GP-GM: poorly-graded gravel with silt clay
GP-GC: poorly-graded gravel with clay K: If soil contains 15-29% plus #200, add with sand or with
D: sands with 5-12% fines require dual symbols: gravel, whichever is predominant
SW-SM: well-graded sand with silt L: If soil contains > 30% plus #200, predominately sand, add
SW-SC: well-graded sand with clay sandy to group name.
SP-SM: poorly-graded sand with silt M: If soil contains > 30% plus #200, predominately gravel, add
SP-SC: poorly-graded sand with clay gravelly to group name.
D60 D302 N: Ip > 4 and plots on or above A line
E: Cu = Cc = O: Ip < 4 or plots below A line
D10 D10 D60 P: Ip plots on or above A line
F: If soil contains > 15% sand, add with sand to group name Q: Ip plots on or above A line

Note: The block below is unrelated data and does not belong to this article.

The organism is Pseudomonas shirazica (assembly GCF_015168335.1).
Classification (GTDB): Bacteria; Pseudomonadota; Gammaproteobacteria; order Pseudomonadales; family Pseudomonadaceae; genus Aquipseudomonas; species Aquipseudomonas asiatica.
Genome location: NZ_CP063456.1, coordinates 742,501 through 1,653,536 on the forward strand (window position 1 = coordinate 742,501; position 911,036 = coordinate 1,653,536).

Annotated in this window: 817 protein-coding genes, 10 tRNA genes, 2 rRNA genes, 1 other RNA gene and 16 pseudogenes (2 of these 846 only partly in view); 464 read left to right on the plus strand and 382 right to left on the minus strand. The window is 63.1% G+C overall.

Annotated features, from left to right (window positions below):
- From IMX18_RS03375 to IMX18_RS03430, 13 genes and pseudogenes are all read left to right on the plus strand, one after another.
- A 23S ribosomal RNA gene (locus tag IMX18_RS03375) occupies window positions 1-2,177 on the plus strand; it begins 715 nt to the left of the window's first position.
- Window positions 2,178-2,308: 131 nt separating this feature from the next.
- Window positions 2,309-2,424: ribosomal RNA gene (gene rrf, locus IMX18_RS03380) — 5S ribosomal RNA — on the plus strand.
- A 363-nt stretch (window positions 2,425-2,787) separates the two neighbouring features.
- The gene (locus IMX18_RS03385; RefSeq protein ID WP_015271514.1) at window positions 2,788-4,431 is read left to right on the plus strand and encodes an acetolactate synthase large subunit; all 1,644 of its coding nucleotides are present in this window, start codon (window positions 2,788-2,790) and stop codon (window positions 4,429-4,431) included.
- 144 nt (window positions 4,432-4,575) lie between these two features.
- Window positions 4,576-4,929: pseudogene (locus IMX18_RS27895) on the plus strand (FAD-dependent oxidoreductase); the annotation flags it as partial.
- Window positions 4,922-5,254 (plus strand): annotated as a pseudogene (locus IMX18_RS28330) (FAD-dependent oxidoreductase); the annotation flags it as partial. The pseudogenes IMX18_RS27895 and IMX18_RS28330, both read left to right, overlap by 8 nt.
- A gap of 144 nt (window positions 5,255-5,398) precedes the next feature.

1C) What is the classification of Soil A according to the Unified Soil Classification System?

1. Use USCS chart


% passing #200 > 50 Fine-grained soils
wl < 50 top row
no organic odor or color inorganic
Ip > 4
wl = 35; Ip = 13 plots above A line on plasticity chart c
Soil A is CL

1D) What is the classification of Soil B according to the Unified Soil Classification System?

1. Use USCS chart


% retained on #200 > 50 Course-grained soils
% passing #4 > 50 Sands
% passing #200 (i.e., % fines) > 12%
classify fines according to plot location on plasticity chart c
wl =37
Ip = 20
Plots in region labeled CL or OL fines classify as CL or CH
Soil B is SC

2002 SmartPros Ltd.


Demonstration Problem Solutions Geotechnical Engineering 6

Module 2 - Phase Relationships


Situation
Soil from a borrow pit will be used to construct a 250,000 cubic yard highway embankment.
Project specifications require that the fill in the embankment be compacted to at least 95% of